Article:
Sponsored by Microsoft Research for their 2017 Design Expo
Muse is a creative storytelling platform enabling writers to explore inspirational worlds through mixed reality.
Timeline: 9 Weeks
My Role: Ideation, Video Prototyping
Microsoft Design Expo is an annual challenge among leading design schools to create a user experience prototype that solves a real-world problem. The 2017 theme was "Intentional Design for Positive Cultural Impact in Mixed Reality."
Muse is a storytelling engine that helps writers find inspiration by projecting 3D virtual scenes onto their environment. Users tap physical orbs representing the storytelling elements character, genre, and setting, and then verbally assign them tags that evoke the ensuing virtual visualizations.
Writers can issue further verbal commands to influence the holograms and the ways they interact with each other and the physical world. Upon finding inspiration, users can shrink the holographic world down to a miniature version that they can reference while they write.
Exploration & Scoping
Our journey began with an investigation into art therapy, creativity, and the underpinnings of imagination. We decided to narrow our focus on writers as an audience, but with the understanding and hope that our concept might benefit other artists or creators as well.
We read articles on the elements of storytelling, reflected on examples of storytelling done well in various forms (e.g., film, narrative, screenwriting), and interviewed artists and writers to gain insight on the creative process.
Elements of Storytelling
Successful stories are made up of five key elements:
Character, Setting, Genre, Plot, Conflict
"And then..." is boring. “But therefore...” is interesting.
Write what you know.
The Creative Process
There is beauty in the seemingly mundane.
Moving around can stimulate ideas.
Writing is a process, and requires breaks and reflection.
We brainstormed various solutions and defined the concept for Muse, using storyboards and narrative to communicate our ideas and gain feedback. We then iterated and fleshed out key interaction moments.
Artwork: Allison and Maggie / Animation: Margie / Narrative: Olivia and Madison
Defining the interactions
While the storyboard featured early concept art to convey the magical and whimsical aspects of our idea, we had to buckle down and focus on what the concrete interactions with the system would look like. We wanted to give writers more autonomy in the process through the use of voice commands, allowing them to set the framework for and later interact with the holographic environment.
We pivoted away from possessions (such as the elephant statuette) as anchors, and instead decided on a set of three physical orbs as gateways into the system (see below). We wanted to highlight the benefits of mixed reality (versus virtual reality) by keeping the familiar home setting as a base, and by enabling the holographic world to be scaled down for easy observation.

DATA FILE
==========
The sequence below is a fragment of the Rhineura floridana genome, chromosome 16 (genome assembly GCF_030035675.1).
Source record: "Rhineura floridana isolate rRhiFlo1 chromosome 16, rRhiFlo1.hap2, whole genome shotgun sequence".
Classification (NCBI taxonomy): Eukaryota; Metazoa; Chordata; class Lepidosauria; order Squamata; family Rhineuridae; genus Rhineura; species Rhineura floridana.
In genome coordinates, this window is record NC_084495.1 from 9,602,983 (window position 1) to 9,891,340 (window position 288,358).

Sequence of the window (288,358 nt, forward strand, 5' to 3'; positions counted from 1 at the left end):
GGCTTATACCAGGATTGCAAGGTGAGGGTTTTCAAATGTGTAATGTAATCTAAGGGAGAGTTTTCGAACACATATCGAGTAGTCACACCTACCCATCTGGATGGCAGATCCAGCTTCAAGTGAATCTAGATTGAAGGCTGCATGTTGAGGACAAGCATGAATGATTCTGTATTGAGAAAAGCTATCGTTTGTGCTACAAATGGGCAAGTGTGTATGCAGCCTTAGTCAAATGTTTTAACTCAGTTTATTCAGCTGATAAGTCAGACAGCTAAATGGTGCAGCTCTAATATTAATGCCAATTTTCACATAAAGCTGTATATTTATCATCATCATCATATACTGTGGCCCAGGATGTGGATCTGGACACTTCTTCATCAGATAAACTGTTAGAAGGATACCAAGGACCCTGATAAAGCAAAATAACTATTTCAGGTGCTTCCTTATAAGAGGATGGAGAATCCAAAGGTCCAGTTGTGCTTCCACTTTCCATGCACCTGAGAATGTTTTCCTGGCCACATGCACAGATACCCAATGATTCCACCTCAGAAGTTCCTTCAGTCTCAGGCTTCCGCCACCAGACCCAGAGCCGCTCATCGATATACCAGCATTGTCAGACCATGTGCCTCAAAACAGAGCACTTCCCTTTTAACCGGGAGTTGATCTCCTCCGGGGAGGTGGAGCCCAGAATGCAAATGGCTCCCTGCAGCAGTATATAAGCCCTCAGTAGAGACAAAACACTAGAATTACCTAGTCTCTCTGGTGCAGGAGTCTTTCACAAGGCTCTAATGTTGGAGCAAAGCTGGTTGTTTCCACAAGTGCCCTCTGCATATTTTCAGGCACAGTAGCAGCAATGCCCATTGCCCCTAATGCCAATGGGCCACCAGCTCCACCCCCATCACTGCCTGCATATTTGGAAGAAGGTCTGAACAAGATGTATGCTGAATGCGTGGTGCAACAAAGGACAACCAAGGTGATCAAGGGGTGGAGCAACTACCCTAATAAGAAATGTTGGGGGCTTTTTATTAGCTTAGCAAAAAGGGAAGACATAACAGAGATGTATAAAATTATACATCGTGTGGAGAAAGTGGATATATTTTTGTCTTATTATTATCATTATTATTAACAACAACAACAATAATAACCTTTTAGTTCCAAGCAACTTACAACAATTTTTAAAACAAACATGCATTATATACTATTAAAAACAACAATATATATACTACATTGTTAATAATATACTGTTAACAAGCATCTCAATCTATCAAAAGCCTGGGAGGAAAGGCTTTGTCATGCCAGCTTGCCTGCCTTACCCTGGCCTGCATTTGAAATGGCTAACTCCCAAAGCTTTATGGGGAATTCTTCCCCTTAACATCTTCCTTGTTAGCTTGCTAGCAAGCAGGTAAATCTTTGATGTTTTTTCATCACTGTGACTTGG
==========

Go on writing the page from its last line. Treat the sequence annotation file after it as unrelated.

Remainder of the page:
Users assign tags to physical orbs representing the character, genre, and setting elements of a story. The two remaining storytelling elements, plot and conflict, are left to the writers’ imagination.
The imaginative world that unfolds integrates with users’ surroundings. Users stay grounded in a familiar setting while holograms bring fresh perspectives and inspiration.
Verbal commands can alter and influence the holographic elements evoked by the anchors, allowing users to shape, interact with, and dynamically change the mixed reality scenarios.
Through a simple hand gesture (drawing a bounding box on a surface), users can shrink their virtual environment and position it next to them as a reference while they write. This flexibility allows writers to take their holographic world with them to serve as their muse.
To showcase our vision and the nature of the 3D hologram design, we produced a video prototype. It features a writer experiencing a creative block who activates the Muse system in order to gain inspiration. In his mixed reality, a story is born.
I wrote the video's narrative story, serving as one example of what Muse can help inspire:
Cal loved climbing trees so that he could look down at the world below him. But one day, he decided to look up. He climbed the trees up and up until he reached outer space. He had traveled so far and so long, only to realize the world above was much like the one below, the glow of the sun mirroring that of the campfire, the glistening stars reflecting the sparkles in the lake. Cal had been looking up for such a long time that he forgot how long he had been climbing. Finally, he looked down, and what he saw was like nothing he had seen before...
what i would do differently...
- Allot more time for learning the tools: Cinema4D (for 3D modeling) and Adobe After Effects (for video animation and compositing) are complex software, and in hindsight, I would have started my exploration with them in Week 1.
- More primary research: I would interview a wider range of writers (creative, non-fiction) to gain a broader perspective on the writing process.
- Build out the UI. This is tricky since the MR landscape is still developing and requires a lot of imagination. I would want to create more visuals (still and/or animated) showcasing user interactions with the system, as our video mainly focuses on the overall aesthetic concept.
- Scale to other creative users (e.g., visual artists, musicians).